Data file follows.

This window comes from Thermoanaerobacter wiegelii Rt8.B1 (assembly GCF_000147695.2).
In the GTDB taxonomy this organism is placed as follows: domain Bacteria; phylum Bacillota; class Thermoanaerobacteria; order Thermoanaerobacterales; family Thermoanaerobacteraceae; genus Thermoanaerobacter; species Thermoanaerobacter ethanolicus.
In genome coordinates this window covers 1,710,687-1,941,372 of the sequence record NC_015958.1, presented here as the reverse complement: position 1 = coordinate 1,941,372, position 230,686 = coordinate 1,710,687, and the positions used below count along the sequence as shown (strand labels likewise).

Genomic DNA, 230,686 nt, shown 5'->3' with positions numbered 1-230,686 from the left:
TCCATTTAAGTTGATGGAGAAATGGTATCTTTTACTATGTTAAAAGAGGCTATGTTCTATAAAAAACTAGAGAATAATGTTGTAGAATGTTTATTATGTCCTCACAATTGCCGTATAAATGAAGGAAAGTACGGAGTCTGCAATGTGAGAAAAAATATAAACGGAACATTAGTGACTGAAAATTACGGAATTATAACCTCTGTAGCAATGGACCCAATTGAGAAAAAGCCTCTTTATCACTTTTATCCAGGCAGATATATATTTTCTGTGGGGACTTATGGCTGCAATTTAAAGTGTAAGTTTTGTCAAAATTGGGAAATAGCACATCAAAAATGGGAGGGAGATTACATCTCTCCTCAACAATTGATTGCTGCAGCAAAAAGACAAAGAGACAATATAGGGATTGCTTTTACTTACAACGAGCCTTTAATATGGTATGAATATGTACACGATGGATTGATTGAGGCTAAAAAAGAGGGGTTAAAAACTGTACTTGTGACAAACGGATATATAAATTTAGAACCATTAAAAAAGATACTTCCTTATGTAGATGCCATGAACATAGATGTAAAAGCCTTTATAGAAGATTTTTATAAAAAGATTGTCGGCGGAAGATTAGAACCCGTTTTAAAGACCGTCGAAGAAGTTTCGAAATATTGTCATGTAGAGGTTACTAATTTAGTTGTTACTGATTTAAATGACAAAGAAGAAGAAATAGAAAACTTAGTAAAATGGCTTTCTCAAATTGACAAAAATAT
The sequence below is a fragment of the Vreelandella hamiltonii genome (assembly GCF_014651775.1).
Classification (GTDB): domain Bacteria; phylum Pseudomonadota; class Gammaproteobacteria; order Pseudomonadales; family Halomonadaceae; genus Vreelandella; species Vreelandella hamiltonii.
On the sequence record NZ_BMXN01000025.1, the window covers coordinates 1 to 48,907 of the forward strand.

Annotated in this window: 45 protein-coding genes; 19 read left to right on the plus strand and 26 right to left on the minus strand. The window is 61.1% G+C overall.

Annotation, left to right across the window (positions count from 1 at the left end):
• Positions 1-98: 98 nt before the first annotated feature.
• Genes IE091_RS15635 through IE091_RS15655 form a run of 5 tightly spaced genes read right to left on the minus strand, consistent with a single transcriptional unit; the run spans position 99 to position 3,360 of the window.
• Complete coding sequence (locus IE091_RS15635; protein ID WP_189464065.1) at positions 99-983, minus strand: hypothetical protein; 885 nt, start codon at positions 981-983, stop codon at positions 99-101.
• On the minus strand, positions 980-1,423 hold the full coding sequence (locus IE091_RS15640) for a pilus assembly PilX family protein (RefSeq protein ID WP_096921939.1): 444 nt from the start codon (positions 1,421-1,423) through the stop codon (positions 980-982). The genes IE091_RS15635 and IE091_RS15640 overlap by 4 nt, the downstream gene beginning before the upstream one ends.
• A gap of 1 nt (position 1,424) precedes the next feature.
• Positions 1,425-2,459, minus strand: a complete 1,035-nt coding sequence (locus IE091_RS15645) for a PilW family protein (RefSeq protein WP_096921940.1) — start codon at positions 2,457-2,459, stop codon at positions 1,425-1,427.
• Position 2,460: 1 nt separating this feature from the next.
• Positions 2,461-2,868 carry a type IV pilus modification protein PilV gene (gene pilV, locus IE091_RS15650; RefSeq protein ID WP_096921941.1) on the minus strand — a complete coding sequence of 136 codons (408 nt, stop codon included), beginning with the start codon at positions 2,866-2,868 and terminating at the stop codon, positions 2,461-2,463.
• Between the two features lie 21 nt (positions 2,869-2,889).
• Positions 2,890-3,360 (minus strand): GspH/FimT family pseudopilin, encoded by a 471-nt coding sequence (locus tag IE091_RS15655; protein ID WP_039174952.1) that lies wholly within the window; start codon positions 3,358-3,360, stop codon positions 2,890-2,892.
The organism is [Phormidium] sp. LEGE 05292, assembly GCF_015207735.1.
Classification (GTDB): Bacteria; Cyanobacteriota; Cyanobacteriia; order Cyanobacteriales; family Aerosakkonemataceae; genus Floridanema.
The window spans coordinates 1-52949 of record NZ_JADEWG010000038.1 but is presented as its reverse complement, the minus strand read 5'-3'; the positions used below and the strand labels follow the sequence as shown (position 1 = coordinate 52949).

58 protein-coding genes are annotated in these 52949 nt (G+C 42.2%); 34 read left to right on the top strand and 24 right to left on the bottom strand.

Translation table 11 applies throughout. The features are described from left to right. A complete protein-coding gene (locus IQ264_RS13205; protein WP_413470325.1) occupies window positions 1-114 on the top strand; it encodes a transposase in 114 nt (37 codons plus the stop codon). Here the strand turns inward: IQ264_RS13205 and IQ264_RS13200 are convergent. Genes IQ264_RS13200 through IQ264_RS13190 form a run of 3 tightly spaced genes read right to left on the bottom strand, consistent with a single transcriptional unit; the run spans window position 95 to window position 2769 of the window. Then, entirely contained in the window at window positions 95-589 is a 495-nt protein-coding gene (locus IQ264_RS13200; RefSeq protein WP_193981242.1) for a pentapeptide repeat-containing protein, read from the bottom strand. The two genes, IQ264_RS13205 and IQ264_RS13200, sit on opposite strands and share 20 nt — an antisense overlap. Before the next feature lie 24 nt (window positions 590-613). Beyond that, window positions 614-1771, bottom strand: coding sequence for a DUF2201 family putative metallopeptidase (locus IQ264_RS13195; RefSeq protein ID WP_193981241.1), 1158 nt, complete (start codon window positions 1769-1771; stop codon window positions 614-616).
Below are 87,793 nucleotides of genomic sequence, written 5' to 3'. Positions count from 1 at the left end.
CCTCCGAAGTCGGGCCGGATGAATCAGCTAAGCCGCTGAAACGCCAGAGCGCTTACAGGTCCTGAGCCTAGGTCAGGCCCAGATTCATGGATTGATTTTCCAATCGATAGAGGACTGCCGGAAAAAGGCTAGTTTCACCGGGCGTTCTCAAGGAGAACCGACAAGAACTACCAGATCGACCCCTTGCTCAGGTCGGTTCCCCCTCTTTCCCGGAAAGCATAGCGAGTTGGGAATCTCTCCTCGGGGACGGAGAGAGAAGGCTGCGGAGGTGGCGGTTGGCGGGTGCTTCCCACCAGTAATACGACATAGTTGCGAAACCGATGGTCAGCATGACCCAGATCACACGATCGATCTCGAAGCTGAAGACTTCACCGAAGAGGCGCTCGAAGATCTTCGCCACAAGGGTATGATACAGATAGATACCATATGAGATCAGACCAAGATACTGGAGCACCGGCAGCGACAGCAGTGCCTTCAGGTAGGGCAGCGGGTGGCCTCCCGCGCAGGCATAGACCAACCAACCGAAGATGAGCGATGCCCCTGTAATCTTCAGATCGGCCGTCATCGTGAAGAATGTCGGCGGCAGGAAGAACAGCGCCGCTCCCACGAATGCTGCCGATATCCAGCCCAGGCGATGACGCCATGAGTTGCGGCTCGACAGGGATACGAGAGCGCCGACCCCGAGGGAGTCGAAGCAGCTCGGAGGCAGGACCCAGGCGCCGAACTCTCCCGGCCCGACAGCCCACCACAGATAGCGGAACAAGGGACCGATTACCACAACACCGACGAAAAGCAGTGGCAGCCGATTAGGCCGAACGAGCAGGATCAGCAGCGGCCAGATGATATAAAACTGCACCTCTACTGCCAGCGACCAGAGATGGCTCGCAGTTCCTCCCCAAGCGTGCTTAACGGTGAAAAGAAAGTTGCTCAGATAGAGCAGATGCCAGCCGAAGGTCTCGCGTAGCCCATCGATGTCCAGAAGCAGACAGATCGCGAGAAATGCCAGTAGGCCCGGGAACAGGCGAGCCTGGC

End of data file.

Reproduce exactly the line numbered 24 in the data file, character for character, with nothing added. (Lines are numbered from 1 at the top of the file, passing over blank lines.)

58 protein-coding genes are annotated in these 52949 nt (G+C 42.2%); 34 read left to right on the top strand and 24 right to left on the bottom strand.